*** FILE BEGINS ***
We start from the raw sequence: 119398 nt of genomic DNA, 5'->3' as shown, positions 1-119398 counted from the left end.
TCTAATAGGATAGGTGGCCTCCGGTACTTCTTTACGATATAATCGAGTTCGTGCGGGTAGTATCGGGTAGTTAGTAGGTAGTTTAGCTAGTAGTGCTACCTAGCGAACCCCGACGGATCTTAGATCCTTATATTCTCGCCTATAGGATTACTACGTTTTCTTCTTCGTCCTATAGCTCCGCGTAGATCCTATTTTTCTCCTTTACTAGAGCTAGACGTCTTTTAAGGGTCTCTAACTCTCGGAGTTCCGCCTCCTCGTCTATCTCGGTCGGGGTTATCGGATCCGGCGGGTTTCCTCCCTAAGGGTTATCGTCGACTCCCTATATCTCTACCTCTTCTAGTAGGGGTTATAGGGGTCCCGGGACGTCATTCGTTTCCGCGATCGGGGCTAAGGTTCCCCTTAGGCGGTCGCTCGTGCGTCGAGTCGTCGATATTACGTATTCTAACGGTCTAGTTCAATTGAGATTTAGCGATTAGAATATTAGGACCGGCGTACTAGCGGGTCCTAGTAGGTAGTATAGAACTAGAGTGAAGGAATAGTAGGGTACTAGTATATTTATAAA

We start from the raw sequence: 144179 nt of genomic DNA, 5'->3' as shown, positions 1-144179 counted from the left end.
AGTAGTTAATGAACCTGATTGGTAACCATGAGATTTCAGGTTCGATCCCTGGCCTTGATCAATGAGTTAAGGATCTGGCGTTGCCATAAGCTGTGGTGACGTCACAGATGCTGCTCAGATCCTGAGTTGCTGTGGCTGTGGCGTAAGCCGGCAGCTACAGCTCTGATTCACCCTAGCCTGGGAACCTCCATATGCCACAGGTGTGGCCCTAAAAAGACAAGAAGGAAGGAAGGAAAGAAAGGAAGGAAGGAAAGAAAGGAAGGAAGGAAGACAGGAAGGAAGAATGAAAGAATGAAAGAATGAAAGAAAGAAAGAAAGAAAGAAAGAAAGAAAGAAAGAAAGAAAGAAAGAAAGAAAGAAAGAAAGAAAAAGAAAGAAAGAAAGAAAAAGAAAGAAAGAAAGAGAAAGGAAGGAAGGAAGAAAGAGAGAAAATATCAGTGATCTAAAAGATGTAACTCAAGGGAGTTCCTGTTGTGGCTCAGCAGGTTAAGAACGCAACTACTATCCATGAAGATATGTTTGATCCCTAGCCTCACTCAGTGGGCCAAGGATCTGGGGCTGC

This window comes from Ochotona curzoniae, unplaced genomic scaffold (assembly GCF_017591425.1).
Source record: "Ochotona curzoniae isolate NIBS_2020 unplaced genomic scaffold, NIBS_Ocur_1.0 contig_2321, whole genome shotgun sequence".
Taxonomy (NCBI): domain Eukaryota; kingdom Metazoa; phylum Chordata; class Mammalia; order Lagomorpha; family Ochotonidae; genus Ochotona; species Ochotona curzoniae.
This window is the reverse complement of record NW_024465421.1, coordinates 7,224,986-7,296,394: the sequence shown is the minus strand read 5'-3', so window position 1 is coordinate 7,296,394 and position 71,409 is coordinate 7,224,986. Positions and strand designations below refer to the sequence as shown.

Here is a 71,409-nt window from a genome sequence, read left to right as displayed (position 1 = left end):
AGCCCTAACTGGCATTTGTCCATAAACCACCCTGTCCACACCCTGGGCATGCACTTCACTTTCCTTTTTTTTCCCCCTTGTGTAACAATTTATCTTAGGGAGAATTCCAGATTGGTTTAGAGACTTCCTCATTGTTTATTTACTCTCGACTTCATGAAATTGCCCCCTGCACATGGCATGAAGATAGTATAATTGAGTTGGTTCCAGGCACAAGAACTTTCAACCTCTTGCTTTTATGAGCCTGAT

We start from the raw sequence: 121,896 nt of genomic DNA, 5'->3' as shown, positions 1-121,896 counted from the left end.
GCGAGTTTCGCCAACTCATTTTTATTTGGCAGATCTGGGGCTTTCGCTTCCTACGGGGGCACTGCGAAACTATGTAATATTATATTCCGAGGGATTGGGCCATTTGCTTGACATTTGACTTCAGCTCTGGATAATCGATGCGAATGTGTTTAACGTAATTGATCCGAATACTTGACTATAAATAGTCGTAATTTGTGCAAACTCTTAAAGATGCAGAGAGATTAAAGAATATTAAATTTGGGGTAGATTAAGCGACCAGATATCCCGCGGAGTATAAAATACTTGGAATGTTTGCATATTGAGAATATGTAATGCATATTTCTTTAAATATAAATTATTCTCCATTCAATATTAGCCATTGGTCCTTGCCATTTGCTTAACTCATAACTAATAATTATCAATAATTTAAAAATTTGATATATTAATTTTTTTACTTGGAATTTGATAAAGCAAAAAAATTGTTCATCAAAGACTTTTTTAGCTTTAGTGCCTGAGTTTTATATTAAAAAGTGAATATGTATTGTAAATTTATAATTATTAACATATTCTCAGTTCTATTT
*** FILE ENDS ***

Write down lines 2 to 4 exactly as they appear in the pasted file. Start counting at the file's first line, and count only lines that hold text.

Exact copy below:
TCTAATAGGATAGGTGGCCTCCGGTACTTCTTTACGATATAATCGAGTTCGTGCGGGTAGTATCGGGTAGTTAGTAGGTAGTTTAGCTAGTAGTGCTACCTAGCGAACCCCGACGGATCTTAGATCCTTATATTCTCGCCTATAGGATTACTACGTTTTCTTCTTCGTCCTATAGCTCCGCGTAGATCCTATTTTTCTCCTTTACTAGAGCTAGACGTCTTTTAAGGGTCTCTAACTCTCGGAGTTCCGCCTCCTCGTCTATCTCGGTCGGGGTTATCGGATCCGGCGGGTTTCCTCCCTAAGGGTTATCGTCGACTCCCTATATCTCTACCTCTTCTAGTAGGGGTTATAGGGGTCCCGGGACGTCATTCGTTTCCGCGATCGGGGCTAAGGTTCCCCTTAGGCGGTCGCTCGTGCGTCGAGTCGTCGATATTACGTATTCTAACGGTCTAGTTCAATTGAGATTTAGCGATTAGAATATTAGGACCGGCGTACTAGCGGGTCCTAGTAGGTAGTATAGAACTAGAGTGAAGGAATAGTAGGGTACTAGTATATTTATAAA

We start from the raw sequence: 144179 nt of genomic DNA, 5'->3' as shown, positions 1-144179 counted from the left end.
AGTAGTTAATGAACCTGATTGGTAACCATGAGATTTCAGGTTCGATCCCTGGCCTTGATCAATGAGTTAAGGATCTGGCGTTGCCATAAGCTGTGGTGACGTCACAGATGCTGCTCAGATCCTGAGTTGCTGTGGCTGTGGCGTAAGCCGGCAGCTACAGCTCTGATTCACCCTAGCCTGGGAACCTCCATATGCCACAGGTGTGGCCCTAAAAAGACAAGAAGGAAGGAAGGAAAGAAAGGAAGGAAGGAAAGAAAGGAAGGAAGGAAGACAGGAAGGAAGAATGAAAGAATGAAAGAATGAAAGAAAGAAAGAAAGAAAGAAAGAAAGAAAGAAAGAAAGAAAGAAAGAAAGAAAGAAAGAAAGAAAAAGAAAGAAAGAAAGAAAAAGAAAGAAAGAAAGAGAAAGGAAGGAAGGAAGAAAGAGAGAAAATATCAGTGATCTAAAAGATGTAACTCAAGGGAGTTCCTGTTGTGGCTCAGCAGGTTAAGAACGCAACTACTATCCATGAAGATATGTTTGATCCCTAGCCTCACTCAGTGGGCCAAGGATCTGGGGCTGC